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Triumph Vitesse GT6 6-3-1 Manifold & System


Mark B
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Hi all

After making a 6-3-1 manifold and system for my Vitesse from hand bent lengths of tube, I am starting on another for my GT6 that will eventually get a 2.5 fitted. I originally intended to make three whilst I was in the swing of making the first a year or so ago but got sidetracked on other projects. The first system has equal length primaries and long secondaries joining up to a merge collector then a single back box. One of the difficulties, along with many others, is getting the round tube squared off, inserting into the flange in exactly the correct position at the correct angle. A couple of mm out at the head means 10+mm out at the end of the primary where it's intersecting with the other pipe. Trying to keep primary lengths the same, missing all the obstacles and getting them to thread between the chassis and sump is challenging.

After I finish the one for the Gt6 I was going to try a slightly larger pipe for the primary and was considering keeping it round and welding it to the outside of the flange instead of squaring it off and inserting it in the flange. 

I can't think why it should have any effect on flow.

What's your thoughts?

Below is the first system fitted to My Vitesse.

Mark

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That is impressive, Mark!    You're most welcome to the board, and with skills like this, doubly so!

I can't offer an opinion, but know that many manifold builders include an  'anti-reversion step' in the design.    If your primaries were round right up the the flange, then this might have a similar effect, especially if the ID was more than the diagonal of the rectangular port.   It's not even a subject that a flow bench can illuminate, as it's dependent on the pulsed nature of exhaust emission.   Lots of hits on Google about "Anti-reversion step" but none if you add GT6, so you're on your own!

No less contentious is the absolute length of primary.     GT recommends 17" (0.43meters), but other work would indicate that this will optimise as 6000rpm, so shorter will be better.  See pic.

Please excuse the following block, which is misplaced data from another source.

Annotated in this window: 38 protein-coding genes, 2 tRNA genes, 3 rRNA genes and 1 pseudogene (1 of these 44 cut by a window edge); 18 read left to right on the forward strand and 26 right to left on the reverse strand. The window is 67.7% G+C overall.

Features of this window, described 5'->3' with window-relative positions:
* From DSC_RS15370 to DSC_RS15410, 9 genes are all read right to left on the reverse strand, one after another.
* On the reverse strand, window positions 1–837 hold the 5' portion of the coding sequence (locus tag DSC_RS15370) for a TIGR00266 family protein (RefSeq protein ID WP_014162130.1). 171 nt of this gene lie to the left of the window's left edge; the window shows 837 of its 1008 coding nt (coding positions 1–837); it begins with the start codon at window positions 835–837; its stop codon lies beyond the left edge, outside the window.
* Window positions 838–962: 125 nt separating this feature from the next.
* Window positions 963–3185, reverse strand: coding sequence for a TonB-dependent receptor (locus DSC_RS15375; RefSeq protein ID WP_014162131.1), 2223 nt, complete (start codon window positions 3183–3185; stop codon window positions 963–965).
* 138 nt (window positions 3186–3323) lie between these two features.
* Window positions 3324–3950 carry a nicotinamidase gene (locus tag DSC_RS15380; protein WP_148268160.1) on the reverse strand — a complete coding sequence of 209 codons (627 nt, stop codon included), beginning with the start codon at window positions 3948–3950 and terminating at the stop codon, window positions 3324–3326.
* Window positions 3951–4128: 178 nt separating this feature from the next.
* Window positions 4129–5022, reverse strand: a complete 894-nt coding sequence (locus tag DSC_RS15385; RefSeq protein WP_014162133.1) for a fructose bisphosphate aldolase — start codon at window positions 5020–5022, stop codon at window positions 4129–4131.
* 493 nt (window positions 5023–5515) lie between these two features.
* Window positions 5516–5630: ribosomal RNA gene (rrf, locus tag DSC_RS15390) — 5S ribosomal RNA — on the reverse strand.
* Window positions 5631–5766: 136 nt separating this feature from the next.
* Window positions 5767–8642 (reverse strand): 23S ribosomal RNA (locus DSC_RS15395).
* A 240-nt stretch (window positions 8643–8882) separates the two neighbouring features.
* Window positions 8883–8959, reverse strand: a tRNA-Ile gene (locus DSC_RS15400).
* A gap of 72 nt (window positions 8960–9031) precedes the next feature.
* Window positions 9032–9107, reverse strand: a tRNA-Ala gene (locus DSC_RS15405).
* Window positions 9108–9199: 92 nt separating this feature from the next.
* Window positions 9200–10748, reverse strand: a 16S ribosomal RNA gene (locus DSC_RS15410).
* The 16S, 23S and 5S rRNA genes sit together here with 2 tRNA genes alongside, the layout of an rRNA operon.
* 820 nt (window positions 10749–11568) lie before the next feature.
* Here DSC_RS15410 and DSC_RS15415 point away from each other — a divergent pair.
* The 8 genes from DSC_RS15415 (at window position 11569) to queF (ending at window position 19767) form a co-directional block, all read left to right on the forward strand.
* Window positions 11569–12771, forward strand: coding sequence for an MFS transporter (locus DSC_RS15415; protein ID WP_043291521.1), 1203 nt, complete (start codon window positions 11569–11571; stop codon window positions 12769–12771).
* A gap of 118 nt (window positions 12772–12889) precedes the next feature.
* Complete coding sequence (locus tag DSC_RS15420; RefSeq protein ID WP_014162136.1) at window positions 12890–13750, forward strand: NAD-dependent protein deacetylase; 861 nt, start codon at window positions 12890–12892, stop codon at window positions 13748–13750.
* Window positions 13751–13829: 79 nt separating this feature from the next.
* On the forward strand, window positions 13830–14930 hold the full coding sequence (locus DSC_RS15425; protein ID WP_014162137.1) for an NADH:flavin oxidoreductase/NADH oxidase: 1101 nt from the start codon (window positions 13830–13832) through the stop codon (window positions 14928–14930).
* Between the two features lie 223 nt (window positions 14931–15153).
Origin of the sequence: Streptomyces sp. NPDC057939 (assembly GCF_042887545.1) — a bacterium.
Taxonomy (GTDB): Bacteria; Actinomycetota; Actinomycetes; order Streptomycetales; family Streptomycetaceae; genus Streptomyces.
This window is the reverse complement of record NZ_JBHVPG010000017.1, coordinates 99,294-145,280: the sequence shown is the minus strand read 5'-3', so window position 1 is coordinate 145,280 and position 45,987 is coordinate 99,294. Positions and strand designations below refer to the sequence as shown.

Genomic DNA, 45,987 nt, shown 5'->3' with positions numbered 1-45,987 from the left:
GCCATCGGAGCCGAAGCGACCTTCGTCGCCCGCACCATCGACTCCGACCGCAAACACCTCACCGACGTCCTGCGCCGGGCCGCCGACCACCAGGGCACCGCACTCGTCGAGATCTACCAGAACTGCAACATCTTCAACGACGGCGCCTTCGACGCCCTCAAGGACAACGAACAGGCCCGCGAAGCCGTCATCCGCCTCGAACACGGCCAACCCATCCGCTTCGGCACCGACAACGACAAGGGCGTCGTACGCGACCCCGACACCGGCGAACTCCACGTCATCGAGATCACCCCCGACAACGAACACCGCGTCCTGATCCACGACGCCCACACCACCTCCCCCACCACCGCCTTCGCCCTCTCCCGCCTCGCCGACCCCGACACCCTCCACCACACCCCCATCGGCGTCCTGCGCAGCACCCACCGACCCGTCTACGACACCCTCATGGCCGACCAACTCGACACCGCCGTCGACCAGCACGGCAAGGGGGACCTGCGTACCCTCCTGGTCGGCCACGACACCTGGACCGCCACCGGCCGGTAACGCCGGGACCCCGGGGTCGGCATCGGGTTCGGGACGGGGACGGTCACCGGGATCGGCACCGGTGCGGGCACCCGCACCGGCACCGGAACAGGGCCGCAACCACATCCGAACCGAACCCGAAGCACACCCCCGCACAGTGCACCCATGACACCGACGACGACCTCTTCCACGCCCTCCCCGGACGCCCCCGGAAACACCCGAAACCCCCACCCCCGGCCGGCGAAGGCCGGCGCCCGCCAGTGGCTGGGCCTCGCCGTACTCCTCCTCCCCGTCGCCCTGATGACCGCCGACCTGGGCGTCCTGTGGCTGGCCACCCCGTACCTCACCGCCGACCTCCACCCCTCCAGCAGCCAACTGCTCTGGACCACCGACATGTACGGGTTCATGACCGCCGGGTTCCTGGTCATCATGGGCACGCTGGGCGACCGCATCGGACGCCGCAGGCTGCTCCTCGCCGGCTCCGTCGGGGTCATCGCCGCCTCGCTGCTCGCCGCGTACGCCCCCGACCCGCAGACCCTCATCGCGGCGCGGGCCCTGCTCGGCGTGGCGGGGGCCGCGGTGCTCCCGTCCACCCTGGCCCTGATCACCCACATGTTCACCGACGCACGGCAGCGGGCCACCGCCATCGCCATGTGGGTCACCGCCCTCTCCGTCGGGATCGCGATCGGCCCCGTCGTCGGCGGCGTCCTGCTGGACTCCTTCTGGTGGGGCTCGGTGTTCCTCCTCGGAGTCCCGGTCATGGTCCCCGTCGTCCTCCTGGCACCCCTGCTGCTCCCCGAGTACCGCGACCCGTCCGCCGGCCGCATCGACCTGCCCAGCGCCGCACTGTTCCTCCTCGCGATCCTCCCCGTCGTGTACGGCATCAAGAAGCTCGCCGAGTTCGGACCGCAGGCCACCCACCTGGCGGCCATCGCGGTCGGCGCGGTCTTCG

John

 

Manifold Tuning.jpg

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Hi,

Looks like you have made a good job.

On the point of square to round. A sudden change in cross section will cause a distinct slowing of the exhaust gas at that point, this will seriously affect the exhaust scavenge that you have worked so hard to improve by equal length primaries.

I match my exhaust manifolds to the head on all the performance engines I work on. Some inlet manifolds can benefit in having a small step of 0.5mm evenly around them at the head interface to help tabulate the atomised fuel to encourage vaporisation. (Triumph 6 cylinders are one.)

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Thanks for the replies. Something else i noticed. I had some exhaust flanges cut out of 10mm mild steel, and made sure that the drawing was as accurate as I could. The position of the stud hole is crucial as it positions the flange over the exhaust port. When offering up the flanges to different heads and different ports on the same head, there is a deffinate descrepecy in how it marries up to the port or not, so either my drawing was off or there is variations in the castings, core shift or location of the stud, not sure.  The closer I look the more different the the shape of the exhaust ports appear to me, when compared to each other.